Who doesn't love a good police procedural every now and again? The long-running staple of television, the very bread and butter of prime time, police procedurals practically dominate the ratings and often breed spin-offs that set the same formula in a different city or department (with the occasional guest crossover, of course). So when I sat down with Season 2 of ITV's series Blue Murder (just released on DVD by Acorn Media), I knew I would be able to watch it (the formula's actually a bit hard to futz up) but my real question was: What could I say about it once it was done?
As popular as they are, procedurals mostly come across as cotton candy entertainment. A moment of flavor on the tongue, but nothing substantial that stays with you. In fact, part of the attraction to a procedural is the fact that you can turn one on half-way through and be completely caught up with the story within three minutes tops. But not so with Blue Murder, which is one of the more engrossing procedurals that's come my way in recent years.
Spurning the modern trend of forensic-evidence-focused shows, Blue Murder is a return to the style of good old-fashioned police work. There are many times in episodes when they have to wipe the slate clean and go back to square one, finding a brand new way for the evidence to go together. The show is entirely about the legwork. Interviews, brainstorming, false leads... it is a show about chronicling the frustrating task of trying to catch a murderer.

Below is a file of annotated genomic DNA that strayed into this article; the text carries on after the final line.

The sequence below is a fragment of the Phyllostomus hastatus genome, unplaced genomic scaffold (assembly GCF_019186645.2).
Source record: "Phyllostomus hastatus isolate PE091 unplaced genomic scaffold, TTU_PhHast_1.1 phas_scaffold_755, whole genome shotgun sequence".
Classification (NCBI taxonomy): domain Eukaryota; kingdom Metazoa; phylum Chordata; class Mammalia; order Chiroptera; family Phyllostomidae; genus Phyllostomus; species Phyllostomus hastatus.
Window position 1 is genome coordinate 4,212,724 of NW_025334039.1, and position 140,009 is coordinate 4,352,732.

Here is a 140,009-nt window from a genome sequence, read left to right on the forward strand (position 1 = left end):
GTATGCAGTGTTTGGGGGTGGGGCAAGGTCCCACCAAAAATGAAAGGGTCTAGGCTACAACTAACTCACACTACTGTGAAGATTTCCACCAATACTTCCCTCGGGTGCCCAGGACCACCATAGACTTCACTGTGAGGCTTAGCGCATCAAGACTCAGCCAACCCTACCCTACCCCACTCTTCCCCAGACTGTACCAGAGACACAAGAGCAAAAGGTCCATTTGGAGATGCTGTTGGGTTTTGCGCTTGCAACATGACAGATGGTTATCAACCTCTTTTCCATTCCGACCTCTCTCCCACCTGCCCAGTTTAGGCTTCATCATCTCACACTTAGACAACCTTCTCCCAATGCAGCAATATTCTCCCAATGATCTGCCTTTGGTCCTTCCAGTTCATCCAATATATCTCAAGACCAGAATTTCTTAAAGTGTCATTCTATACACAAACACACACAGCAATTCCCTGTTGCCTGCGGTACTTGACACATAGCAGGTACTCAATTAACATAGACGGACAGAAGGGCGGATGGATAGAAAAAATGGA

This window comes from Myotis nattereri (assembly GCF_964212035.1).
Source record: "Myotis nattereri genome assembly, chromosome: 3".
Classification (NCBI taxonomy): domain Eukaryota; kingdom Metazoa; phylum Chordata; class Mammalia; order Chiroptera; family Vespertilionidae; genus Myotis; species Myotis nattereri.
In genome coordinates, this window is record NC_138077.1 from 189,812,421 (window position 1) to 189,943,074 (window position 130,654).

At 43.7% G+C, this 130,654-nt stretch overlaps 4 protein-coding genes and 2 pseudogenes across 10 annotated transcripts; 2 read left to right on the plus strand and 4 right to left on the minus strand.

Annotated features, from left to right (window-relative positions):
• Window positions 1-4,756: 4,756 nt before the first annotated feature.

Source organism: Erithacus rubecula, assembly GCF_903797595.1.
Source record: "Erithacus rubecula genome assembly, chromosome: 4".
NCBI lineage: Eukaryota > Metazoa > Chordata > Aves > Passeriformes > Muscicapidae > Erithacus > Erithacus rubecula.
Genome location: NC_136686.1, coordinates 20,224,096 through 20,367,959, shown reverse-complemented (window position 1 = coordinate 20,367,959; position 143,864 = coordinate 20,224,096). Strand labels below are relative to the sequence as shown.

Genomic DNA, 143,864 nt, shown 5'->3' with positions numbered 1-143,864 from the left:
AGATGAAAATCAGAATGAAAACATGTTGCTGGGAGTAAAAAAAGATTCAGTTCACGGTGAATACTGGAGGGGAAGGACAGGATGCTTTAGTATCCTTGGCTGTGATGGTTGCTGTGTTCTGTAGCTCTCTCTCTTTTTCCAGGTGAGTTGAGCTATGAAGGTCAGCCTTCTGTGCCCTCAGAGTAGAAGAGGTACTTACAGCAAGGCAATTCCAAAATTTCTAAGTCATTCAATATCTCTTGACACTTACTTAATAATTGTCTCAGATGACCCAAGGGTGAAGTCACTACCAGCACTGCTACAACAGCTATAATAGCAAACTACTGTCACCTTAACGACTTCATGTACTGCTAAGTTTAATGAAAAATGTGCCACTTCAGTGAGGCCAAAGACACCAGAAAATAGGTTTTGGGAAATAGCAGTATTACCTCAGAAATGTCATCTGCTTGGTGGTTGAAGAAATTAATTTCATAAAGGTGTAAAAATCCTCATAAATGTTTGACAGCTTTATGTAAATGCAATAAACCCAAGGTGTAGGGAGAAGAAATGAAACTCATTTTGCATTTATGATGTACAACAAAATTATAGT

But what makes the show even more enjoyable is that every episode feels radically different than the one before it. Rather than adhering to a tried-and-true formula, every crime is different, with a different vibe, a different theme, a different overall feel to each investigation. Within the span of four episodes we go from a murdered three-year-old dominating the news, to the murder of an on-duty policeman, to the discovery of a two-year-old murder case, to a bizarre case with two dozen people claiming responsibility. The only thing linking the episodes is the intriguing cast of characters doing all the legwork.
If the show has one flaw, it is the occasional attempt to insert the daily life of the single-mom chief investigator main character. While it certainly helps set the show apart from others, it feels a little too forced -- as if this concept was part of the initial pitch to get the show on television, and gets time only to keep the higher-ups happy. Occasionally, the home life mirrors the case at hand, but usually they are just minute-long breathers between one plot thread and another.
Each episode clocks in at about 70 minutes, serving as its own mini movie rather than the more common 42-minute wham-bam-thank-you-ma'am thrillers offered by American prime time. And with each one feeling like its own film, this two disc, four-episode set will provide far more than just an evenings' entertainment. This comes recommended to anyone who enjoys a good mystery or crime drama. I'll certainly be sitting down to enjoy these again some time soon.
C. Robert Cargill - - - Email Me